South Korea has a reputation for being a country that’s very welcoming of foreigners who wish to explore the nuanced beauty that the country can offer. One of Korea’s charms that have attracted many tourists is their traditional cuisine. After all, there is a reason why mukbang, a live online broadcast of someone eating large amounts of food, was originated from Korea. Like many others, Koreans take their food seriously. Foods can be emotionally-charged elements. Apart from being able to give you a serotonin high, the things you eat are also imbued with nostalgia. Food is an important facet in history. Learn more of Korea’s history via these 4 popular foods.
- Fermented Vegetables [김치 (Kimchi)]
If we’re talking about Korean food, kimchi is always the first one on the list. This must-try dish is prepared with seasoned fermented veggies, with cabbages and radishes being the main star ingredients.
The origin of kimchi dates back to 37 BC. This was during a time wherein Koreans, or formally known as Goguryeo back then, were highly skilled in making fermented foods such as fermented fish and wine. Such skills made the preservation of foods possible, especially when there were no refrigerators to help prolong their lifespan. When Buddhism travelled down to Korea during the Silla dynasty, the pickling of vegetables became even more popular as the nation adopted a vegetarian lifestyle.
Initially, the dish wasn’t meant to be spicy. Only when the Portuguese traders had introduced chilli peppers from the Americas, did they implement spiciness into their meals. Chilli peppers were only added into kimchi recipes 200 years later. Thus, don’t be surprised when you do come across kimchi that doesn’t resemble the common 배추김치 (baechu-kimchi). There are 180 recognised varieties, including the 백김치 (baek-kimchi) – a non-spicy white kimchi dish, and the 깍두기 (kkakdugi) – a spicy kimchi dish featuring cubed radish and fermented shrimp.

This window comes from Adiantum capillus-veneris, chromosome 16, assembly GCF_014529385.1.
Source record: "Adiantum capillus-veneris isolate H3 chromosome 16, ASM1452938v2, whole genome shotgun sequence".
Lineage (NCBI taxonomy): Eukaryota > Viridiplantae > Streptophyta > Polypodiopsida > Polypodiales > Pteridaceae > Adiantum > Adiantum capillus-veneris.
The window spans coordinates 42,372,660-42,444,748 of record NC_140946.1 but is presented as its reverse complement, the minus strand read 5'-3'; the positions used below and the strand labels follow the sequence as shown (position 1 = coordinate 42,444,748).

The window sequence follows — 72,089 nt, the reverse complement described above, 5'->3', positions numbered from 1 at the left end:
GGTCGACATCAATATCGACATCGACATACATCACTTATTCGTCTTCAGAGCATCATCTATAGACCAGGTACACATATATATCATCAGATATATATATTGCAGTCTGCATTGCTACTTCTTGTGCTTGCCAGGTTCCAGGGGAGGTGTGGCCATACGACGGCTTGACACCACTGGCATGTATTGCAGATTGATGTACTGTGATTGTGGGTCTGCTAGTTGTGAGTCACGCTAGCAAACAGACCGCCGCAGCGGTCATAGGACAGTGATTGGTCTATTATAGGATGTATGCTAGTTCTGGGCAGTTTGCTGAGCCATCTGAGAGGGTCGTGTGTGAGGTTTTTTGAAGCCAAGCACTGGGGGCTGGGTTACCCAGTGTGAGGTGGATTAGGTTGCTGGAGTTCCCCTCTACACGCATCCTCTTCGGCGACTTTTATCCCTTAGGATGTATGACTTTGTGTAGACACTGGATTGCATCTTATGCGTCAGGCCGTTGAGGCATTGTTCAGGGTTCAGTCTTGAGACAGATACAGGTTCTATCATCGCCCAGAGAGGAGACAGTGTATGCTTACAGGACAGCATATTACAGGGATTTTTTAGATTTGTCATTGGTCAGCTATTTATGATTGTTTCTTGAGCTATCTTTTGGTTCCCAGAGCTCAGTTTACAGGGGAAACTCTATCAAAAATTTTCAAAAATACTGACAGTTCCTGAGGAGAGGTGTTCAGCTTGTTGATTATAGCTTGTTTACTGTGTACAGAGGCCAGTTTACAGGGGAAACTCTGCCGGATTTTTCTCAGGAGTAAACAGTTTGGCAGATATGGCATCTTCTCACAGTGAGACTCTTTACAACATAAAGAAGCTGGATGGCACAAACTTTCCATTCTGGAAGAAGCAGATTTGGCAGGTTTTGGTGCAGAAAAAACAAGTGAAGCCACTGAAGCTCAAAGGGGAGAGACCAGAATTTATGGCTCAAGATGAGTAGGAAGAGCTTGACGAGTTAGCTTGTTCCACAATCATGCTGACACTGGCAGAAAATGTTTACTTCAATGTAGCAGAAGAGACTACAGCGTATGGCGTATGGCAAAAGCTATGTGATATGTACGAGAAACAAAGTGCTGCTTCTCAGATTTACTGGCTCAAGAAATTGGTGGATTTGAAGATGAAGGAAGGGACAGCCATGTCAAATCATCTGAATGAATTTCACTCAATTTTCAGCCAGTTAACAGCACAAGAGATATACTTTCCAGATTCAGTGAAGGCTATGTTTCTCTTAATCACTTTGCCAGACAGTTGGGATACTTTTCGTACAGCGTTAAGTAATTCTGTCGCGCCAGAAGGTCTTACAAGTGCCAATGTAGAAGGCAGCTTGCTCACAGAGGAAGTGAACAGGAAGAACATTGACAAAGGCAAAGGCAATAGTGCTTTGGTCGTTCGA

You will get a kimchi side dish as one of your 반찬 [banchan (side dish)] when you have Korean cuisine. Since it’s such a staple Korean food, your meal is not complete without it.
- Korean’s Norimaki [김밥 (Gimbab)]
Another food staple in Korea, gimbab is made from cooked rice and other ingredients such as spicy tuna and kimchi, which is then rolled in dried sheets of seaweed. Gimbab became a popular dish due to its convenience and flexibility. You can play around with the ingredients and make a different gimbab every day to bring to school or work.
The origins of gimbab are as debatable as it is complex. Some sources state that it was derived from the Japanese sushi variant, norimaki, when it was first introduced during the Japanese occupation in Korea. Other theories suggest that it was the other way around and Koreans were the ones to introduce the concept to their neighbour during the Baekjae period. Others say that it was a natural development from the local tradition of rolling rice and side dishes in dried sheets of seaweed.
This dish also has a cultural significance. Selling gimbab on the streets is seen as the final dignified act an able-bodied individual can do to get out of poverty. This dish is preferred over dishes like kimchi, as it is cost-effective, less time-consuming and less labor-intensive. By selling it as an entire log, vendors can also prolong their shelf life.
Like kimchi, gimbab also comes in a wide variety. For instance, you’d realise that there’s only rice as its filler ingredient when you order 충무김밥 (chungmu-gimbab). They are, however, served with a spicy squid salad dish and radish kimchi.